I’ve found myself defending Rudy Giuliani a lot lately. He’s a far cry from libertarian, but his bread is buttered on the right side: Rudy tends to be morally liberal and fiscally conservative in general. This time, he’s coming under fire for comments he made about ‘universal healthcare’, and before we go any further, let’s clarify the term and recap the policies for audiences on both sides of the pond. In Britain, the National Health Service (NHS) is a government-run, tax-funded healthcare system where its services are ‘free at point of use’. Because it’s funded publicly, and because little (if any) exchange of cash occurs at the point of use, it’s called universal healthcare: everybody gets to benefit from it, even though only some are paying the taxes which pay for it.

In the United States, on the other hand, the system is mostly private and extremely diverse: it’s made up of thousands of separate companies providing healthcare, thousands of separate companies providing health insurance plans, and a smaller tax-funded government system which aims to take care of healthcare for the poor and the elderly (Medicaid and Medicare). Hillary Clinton, who has outlined plans for bringing universal healthcare to America, is running for the White House and is currently popular in the polls. At the same time Michael Moore’s documentary Sicko was released earlier this year, advocating the same thing. So it appears that, like it or not, this is part of the political debate in America now.

Rudy Giuliani, who must fight Clinton head to head on universal healthcare as so much else, has released a TV ad in New Hampshire in which he cites his recovery from prostate cancer as an argument against universal healthcare (which he calls “socialized medicine”):

“I had prostate cancer five, six years ago. My chance of surviving cancer – and thank God I was cured of it – in the United States: 82 percent. My chances of surviving prostate cancer in England: only 44 percent under socialized medicine.”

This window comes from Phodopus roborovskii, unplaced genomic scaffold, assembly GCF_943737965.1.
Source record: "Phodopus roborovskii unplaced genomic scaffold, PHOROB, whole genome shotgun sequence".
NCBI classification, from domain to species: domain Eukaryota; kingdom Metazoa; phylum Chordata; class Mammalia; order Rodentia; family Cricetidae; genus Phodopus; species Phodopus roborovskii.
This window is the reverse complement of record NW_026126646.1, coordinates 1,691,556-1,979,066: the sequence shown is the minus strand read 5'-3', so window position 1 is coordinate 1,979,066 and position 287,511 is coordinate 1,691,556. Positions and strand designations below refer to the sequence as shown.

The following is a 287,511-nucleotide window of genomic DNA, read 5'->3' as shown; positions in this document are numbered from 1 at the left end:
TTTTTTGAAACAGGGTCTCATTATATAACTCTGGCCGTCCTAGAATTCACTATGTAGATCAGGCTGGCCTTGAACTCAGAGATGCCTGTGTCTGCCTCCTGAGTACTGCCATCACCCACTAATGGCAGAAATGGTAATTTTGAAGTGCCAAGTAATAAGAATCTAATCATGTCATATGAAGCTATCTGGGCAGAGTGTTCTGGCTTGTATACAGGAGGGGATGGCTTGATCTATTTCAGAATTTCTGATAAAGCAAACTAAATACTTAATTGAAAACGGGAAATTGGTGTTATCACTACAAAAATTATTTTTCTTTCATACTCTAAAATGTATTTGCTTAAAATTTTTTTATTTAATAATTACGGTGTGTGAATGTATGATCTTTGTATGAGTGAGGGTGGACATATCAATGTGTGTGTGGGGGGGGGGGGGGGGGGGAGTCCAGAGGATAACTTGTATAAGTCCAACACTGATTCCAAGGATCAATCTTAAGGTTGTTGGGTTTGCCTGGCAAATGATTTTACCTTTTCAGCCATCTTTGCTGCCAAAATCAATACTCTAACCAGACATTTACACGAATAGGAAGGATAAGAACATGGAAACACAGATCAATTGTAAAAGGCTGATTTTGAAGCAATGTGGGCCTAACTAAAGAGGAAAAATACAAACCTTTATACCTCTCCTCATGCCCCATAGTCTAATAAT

This would certainly be telling information. If universal healthcare is better, as Hillary and Mooreon and others on the Left wish to claim, wouldn’t the NHS recovery rates in the UK be better than the private healthcare recovery rates in the United States? Yet Giuliani’s numbers state the opposite. It’s hard to argue against solid evidence that universal healthcare will not look after the health of the country as good as the current system. Unfortunately, though, Giuliani got the numbers wrong. Salon.com contributor Joe Conason wants to take issue with him on this:

“Giuliani had picked up his numbers from an article in City Journal, a publication of the right-wing Manhattan Institute, and simply repeated them in public without bothering to check their validity. Unfortunately, they were essentially fraudulent figures, extrapolated inaccurately from old data (by a doctor who also advises the Giuliani campaign on healthcare).”

Hmm. Not good. I guess universal healthcare does have a better record on this. Giuliani would have had as much of a chance, or greater, under the NHS in the UK, it seems. Joe?

“[Well, actually, John,]…the survival rate from prostate cancer in England is better than 74 percent and in the United States is better than 98 percent.”

What? You mean Rudy got the numbers wrong but the general idea right? So what was your point, then, Joe? The NHS performed much better than Giuliani said, but not as well as the American system which Joe and his cronies want it to replace! The figures were wrong, but the point of quoting them intact, and the argument within which they were used remains as strong as if the figures had been correct the first time.

Joe goes on to scrutinize the details of Giuliani’s healthcare plan, a private HMO, which was responsible for helping him recover from prostate cancer. In doing so he singularly fails to get the point Giuliani is making: that the quality of universal healthcare is significantly worse than the existing healthcare system in the US, a fact borne out by the numbers Joe himself provides.

However, overall, the UK’s universal health care system is outperforming the US one. The World Health Organization ranks the UK as #18 and the US as #37. Generally, public funding for private care outperforms other systems.

Still a lot of work to do.